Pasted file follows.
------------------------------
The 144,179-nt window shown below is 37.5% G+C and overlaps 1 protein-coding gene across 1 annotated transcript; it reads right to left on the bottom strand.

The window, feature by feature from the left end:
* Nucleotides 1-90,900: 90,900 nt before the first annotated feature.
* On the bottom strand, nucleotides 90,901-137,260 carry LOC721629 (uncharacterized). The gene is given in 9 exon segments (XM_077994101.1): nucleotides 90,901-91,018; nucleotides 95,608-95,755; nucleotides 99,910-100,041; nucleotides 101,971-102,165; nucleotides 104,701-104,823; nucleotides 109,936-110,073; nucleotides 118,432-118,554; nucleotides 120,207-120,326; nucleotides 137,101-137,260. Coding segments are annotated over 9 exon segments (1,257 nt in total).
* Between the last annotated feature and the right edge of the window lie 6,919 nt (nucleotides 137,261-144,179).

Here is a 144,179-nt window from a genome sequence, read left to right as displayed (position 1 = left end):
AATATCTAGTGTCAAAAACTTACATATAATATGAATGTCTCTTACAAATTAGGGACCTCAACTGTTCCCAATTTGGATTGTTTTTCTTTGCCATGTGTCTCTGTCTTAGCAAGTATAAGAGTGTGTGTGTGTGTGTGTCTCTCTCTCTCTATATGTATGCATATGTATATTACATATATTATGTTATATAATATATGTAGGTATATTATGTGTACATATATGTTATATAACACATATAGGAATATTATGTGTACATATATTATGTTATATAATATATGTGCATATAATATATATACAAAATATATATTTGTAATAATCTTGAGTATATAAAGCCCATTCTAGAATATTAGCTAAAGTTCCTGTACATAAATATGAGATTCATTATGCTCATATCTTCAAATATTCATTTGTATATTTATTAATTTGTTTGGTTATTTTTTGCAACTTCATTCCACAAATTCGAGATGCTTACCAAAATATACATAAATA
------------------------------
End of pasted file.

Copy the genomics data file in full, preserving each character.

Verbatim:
The 144,179-nt window shown below is 37.5% G+C and overlaps 1 protein-coding gene across 1 annotated transcript; it reads right to left on the bottom strand.

The window, feature by feature from the left end:
* Nucleotides 1-90,900: 90,900 nt before the first annotated feature.
* On the bottom strand, nucleotides 90,901-137,260 carry LOC721629 (uncharacterized). The gene is given in 9 exon segments (XM_077994101.1): nucleotides 90,901-91,018; nucleotides 95,608-95,755; nucleotides 99,910-100,041; nucleotides 101,971-102,165; nucleotides 104,701-104,823; nucleotides 109,936-110,073; nucleotides 118,432-118,554; nucleotides 120,207-120,326; nucleotides 137,101-137,260. Coding segments are annotated over 9 exon segments (1,257 nt in total).
* Between the last annotated feature and the right edge of the window lie 6,919 nt (nucleotides 137,261-144,179).

Here is a 144,179-nt window from a genome sequence, read left to right as displayed (position 1 = left end):
AATATCTAGTGTCAAAAACTTACATATAATATGAATGTCTCTTACAAATTAGGGACCTCAACTGTTCCCAATTTGGATTGTTTTTCTTTGCCATGTGTCTCTGTCTTAGCAAGTATAAGAGTGTGTGTGTGTGTGTGTCTCTCTCTCTCTATATGTATGCATATGTATATTACATATATTATGTTATATAATATATGTAGGTATATTATGTGTACATATATGTTATATAACACATATAGGAATATTATGTGTACATATATTATGTTATATAATATATGTGCATATAATATATATACAAAATATATATTTGTAATAATCTTGAGTATATAAAGCCCATTCTAGAATATTAGCTAAAGTTCCTGTACATAAATATGAGATTCATTATGCTCATATCTTCAAATATTCATTTGTATATTTATTAATTTGTTTGGTTATTTTTTGCAACTTCATTCCACAAATTCGAGATGCTTACCAAAATATACATAAATA